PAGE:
Our current situation means Simon Grayson is one of the best candidates we could have hoped for and we have decided to compensate Preston for the loss of their manager, rather than moving for a free option. Though he was not on my radar for the job, Grayson has an appealing resumé which includes some of the previous achievements I mentioned. In his first press conference, he made some refreshing comments, including that he wants to;
… get players in who want to play for the club. There are a lot of players who have come here for the wrong reasons. But the one’s who are going to be coming will be coming to play football and improve this football club.
Talk is cheap in football and only time will tell whether we can rid ourselves of the pervasive culture which has offered obscene financial rewards to average players with poor attitudes. Once at the club, too many players have rested on their laurels, satisfied with what they have already achieved and lacking the motivation to progress any further. Most had neither the hunger to work hard and help Sunderland climb the league, nor to prove themselves and move on to a club operating at higher standards of football. While I’m glad to hear of this eras death knell, I will only celebrate when I no longer see it on the pitch.
I think we have to be patient. Stability is definitely what we have needed for a while, but it has always been essential for it to be under the right manager. We now have a manager who will hopefully work effectively and happily with the players and funds at his disposal, instead of comparing Sunderland to his brief time managing a Champions League club, insulting current players and potential signings to the media and protecting his own name and reputation by disassociating himself with the club and the decisions he was making.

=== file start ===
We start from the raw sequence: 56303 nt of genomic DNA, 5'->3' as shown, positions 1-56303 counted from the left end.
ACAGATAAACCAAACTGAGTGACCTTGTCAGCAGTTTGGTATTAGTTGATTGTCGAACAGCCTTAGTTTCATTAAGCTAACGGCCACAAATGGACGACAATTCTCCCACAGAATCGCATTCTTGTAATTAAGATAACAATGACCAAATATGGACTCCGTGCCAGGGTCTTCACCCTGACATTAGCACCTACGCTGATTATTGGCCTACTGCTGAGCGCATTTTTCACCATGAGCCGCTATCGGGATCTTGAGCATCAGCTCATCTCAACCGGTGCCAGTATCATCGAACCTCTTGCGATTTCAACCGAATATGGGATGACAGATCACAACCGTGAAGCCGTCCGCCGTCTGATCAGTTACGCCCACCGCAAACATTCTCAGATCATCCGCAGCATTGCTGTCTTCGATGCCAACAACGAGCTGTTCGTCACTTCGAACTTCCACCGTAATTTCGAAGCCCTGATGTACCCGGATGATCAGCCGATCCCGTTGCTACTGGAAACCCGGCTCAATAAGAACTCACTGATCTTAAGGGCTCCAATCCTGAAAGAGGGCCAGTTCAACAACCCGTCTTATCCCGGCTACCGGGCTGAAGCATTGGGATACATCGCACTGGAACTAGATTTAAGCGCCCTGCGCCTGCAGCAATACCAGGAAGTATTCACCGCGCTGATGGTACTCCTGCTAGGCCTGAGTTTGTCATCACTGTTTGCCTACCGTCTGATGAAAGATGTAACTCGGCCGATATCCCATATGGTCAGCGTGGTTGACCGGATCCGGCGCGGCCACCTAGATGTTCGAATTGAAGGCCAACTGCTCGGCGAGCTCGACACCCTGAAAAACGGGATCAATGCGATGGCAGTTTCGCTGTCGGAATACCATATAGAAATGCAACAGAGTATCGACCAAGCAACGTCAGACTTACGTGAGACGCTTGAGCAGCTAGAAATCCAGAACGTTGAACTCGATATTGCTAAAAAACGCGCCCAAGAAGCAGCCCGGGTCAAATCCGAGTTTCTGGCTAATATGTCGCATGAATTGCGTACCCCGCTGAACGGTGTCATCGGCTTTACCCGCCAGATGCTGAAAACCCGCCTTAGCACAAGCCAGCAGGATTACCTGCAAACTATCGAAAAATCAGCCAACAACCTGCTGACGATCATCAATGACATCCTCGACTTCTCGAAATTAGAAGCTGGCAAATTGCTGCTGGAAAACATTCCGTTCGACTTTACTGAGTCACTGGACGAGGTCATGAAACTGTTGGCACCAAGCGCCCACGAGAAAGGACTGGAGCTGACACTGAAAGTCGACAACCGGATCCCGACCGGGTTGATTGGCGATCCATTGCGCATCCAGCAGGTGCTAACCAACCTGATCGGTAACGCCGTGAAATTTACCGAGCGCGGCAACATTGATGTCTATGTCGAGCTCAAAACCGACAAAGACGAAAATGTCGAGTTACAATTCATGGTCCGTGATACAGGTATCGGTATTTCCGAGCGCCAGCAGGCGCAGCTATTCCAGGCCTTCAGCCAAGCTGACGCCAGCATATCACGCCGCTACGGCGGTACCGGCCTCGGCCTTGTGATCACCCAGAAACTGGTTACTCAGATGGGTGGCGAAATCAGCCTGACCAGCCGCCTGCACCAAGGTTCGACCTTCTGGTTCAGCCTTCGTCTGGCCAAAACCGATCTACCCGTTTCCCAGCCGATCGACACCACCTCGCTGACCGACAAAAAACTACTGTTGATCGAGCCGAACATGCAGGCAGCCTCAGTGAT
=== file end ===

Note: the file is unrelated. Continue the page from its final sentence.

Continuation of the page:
A top half finish in such a competitive league as the Championship would represent an excellent effort given the changes we will see, not only in personnel but also - hopefully - in culture. We have been spoilt in the Championship before and - even amongst serious upheaval and average playing squads - we have mounted successful promotion charges.
However, this season will be a learning curve for fans, players and manager alike and given the naivety of our owner and board over the last five years, I remain sceptical as to whether they can successfully implement a clear and effective strategy to get us promoted at the first attempt. We have several years of parachute payments and to fail at our first attempt would not necessarily be the end of the world. If we see positive signs and a plan in its initial stages, I think we can all forgive a stable if unspectacular season.
Having said all this, Grayson has enjoyed success at most of his clubs, and his only opportunity at a club with comparable infrastructure to Sunderland was at Leeds, where he was plagued by chaos and severely limited budgets, even by our current standards. Grayson guided Leeds to promotion from League One, then a top half Championship finish, but was sacked the following season with the club 10th in Championship and just three points from the play offs. If he gets reasonable support to sign the right players and changes the culture at a pace, a play off push is always possible.
Grayson seems motivated to test himself at a new level and having worked in tough roles with limited budgets, he has always left clubs in a better condition than when he joined them. One would hope he would relish this opportunity to further his own career by improving Sunderland’s fortunes and he will be happy and proud to do this on a relatively limited budget.
Obviously we have to see positive signs and should there be no tangible improvements and no plan or culture taking shape - even in a nascent form - then I will be as critical of Grayson as I was of Moyes. I did not expect overnight changes then and I do not now. I simply expect to see the beginnings of a plan on the pitch, and a manager conducting themselves in the right way off the pitch.
Time will tell, but we have a manager happy to live and work within his means. It’s a good - if somewhat belated - start.